SAM-e (S-Adenosyl methionine)

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  • In 2004 the Journal of Clinical Psychopharmacology published a 6-week trial in which 30 subjects with major depressive disorder who were already taking either an SSRI or venlafaxine received 800 to 1600 mg of SAM-e per day. The result was a 50 percent response rate and a 43 percent remission rate. [Source]
  • In 2015 Pharmacopsychiatry published a double-blind, placebo-controlled trial involving 51 males and 62 females which found that SAM-e was superior to a placebo in treating depression in men but not in women. [Source]
  • In 2010 The American Journal of Psychiatry published a 6-week, double-blind, placebo-controlled study in which 73 patients who did not respond to SSRI treatment were given 2 doses of 800 mg of SAM-e per day while they continued SSRI treatment. SAM-e performed better than a placebo in improving depression. [Source]
  • In 2002 The American Journal of Clinical Nutrition published a 2-part study involving 281 and 295 subjects (lasting 6 and 4 weeks, respectively) which found that both 1600 mg oral SAM-e and 400 mg intramuscular SAM-e performed as well as 150 mg/day of the tricyclic antidepressant, imipramine. SAM-e was also significantly better tolerated than imipramine. [Source]


  • In 2004 BMC Musculoskeletal Disorders published a double-blind study comparing 1200 of SAM-e to 200 mg of celecoxib (brand name, Celebrex) for 16 weeks in 56 patients with osteoarthritis of the knee. The results showed that SAM-e is as effective as celecoxib, though it has a slower onset. [Source]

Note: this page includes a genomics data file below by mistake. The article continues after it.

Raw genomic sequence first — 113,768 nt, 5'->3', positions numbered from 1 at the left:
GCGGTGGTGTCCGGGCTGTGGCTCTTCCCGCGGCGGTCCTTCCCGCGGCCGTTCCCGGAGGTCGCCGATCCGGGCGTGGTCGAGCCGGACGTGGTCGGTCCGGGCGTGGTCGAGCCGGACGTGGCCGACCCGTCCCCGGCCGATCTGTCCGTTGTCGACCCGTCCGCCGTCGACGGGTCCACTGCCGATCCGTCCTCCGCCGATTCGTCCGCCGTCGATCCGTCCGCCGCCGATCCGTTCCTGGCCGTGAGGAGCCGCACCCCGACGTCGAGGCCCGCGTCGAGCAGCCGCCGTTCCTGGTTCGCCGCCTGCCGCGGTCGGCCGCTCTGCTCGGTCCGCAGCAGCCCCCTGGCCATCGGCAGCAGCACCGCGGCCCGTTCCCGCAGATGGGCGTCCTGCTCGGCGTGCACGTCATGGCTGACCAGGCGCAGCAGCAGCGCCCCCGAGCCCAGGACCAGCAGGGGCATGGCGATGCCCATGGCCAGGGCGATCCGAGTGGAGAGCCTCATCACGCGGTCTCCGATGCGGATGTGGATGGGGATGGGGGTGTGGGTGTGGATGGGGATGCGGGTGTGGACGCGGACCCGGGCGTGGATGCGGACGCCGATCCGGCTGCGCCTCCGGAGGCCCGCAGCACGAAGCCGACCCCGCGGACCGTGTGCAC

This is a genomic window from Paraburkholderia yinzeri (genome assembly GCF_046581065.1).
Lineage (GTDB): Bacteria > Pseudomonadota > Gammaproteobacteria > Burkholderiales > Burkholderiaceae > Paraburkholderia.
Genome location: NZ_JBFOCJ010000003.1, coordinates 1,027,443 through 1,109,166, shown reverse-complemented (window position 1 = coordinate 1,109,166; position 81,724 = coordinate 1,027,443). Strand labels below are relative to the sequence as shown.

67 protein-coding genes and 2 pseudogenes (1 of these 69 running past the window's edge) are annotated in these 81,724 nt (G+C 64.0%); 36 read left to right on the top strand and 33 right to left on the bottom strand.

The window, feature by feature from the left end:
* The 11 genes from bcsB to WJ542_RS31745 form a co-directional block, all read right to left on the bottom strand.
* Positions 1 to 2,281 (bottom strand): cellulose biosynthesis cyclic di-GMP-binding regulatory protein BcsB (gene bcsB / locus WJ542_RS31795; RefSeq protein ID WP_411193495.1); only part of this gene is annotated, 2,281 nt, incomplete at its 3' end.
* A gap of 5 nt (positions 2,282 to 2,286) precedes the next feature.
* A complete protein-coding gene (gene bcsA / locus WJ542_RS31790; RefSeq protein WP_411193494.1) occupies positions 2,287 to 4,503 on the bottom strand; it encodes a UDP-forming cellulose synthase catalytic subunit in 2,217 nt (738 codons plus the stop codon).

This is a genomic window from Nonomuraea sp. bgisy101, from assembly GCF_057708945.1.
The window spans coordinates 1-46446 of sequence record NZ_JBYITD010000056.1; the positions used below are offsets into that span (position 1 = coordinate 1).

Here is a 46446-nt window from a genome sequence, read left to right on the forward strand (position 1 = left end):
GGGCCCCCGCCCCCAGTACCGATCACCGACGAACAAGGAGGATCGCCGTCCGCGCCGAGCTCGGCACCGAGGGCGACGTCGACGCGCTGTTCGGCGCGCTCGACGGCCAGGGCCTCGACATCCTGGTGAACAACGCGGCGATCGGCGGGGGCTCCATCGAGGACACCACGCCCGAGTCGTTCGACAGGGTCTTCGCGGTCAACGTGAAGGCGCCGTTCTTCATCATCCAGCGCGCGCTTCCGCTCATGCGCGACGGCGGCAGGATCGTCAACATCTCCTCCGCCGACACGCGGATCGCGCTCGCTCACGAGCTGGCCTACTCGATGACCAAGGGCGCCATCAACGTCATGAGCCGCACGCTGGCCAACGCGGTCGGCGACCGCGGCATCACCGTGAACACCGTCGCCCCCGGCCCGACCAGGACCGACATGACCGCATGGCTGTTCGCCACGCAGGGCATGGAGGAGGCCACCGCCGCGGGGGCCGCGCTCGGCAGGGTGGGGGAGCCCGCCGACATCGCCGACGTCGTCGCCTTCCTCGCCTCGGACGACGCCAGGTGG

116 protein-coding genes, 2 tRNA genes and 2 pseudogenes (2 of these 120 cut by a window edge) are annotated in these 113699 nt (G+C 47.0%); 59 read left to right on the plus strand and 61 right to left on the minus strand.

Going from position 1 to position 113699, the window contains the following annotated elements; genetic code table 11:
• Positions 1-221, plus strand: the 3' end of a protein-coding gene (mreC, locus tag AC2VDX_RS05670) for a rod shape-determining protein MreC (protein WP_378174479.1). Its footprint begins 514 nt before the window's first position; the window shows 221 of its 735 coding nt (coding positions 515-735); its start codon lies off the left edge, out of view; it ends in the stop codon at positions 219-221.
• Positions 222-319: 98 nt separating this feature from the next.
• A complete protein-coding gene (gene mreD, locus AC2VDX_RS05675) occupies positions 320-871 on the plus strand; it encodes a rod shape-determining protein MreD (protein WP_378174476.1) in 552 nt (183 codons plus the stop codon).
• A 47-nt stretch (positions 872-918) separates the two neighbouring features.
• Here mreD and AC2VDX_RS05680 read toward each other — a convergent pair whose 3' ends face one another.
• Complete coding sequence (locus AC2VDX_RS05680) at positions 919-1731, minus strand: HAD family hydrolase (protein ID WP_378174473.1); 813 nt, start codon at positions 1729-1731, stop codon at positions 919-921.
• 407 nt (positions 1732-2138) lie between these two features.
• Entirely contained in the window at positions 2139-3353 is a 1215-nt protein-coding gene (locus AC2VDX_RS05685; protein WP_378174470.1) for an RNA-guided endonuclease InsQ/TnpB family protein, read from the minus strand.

• In 2002 The Journal of Family Practice published a meta-analysis of 2 studies comparing SAM-e to NSAIDS and a placebo for the treatment of osteoarthritis. The data showed that SAM-e is comparable with NSAIDS for reducing pain and functional limitations associated with osteoarthritis and has the advantage of being much better tolerated. [Source]
  • In 2009 Clinical Therapeutics published an 8-week, double-blind study involving 134 patients which found that 1200 mg/day of SAM-e was as effective as 1000 mg/day of the NSAID (non-steroidal anti-inflammatory drug), nabumetone in treating osteoarthritis of the knee. [Source]

Erectile Dysfunction

  • In 2012 European Psychiatry published a double-blind, placebo-controlled trial in which patients not responding to SSRI treatment were given additional treatment of SAM-e or a placebo. The authors note that 58-73 percent of those receiving antidepressants experience sexual dysfunction. In this study SAM-e significantly lowered erectile dysfunction compared to a placebo. The researchers also note that SAM-e can also have a positive benefit on male arousal independent of depressive symptoms. [Source]

Protection against alcohol-related liver disease

  • In 2003 The Journal of Nutritional Biochemistry published an animal study which investigated the effect of SAM-e on mice with liver injury due to acute alcohol administration. SAM-e was able to significantly reduce liver injury by raising antioxidant levels. [Source]

Depression – HIV patients

  • In 2004 BMC Psychiatry published an 8-week, open trial in which 20 HIV-positive patients saw an acute reduction in depressive symptoms after taking SAM-e. [Source]

Hepatitis C

  • In 2010 the Public Library of Science published a pilot study in which 29 CHC (chronic hepatitis C) patients who failed previous therapy with an antiviral drug were treated SAM-e along with other treatments. The researchers concluded that the addition of SAM-e improved the body’s response to CHC. [Source]



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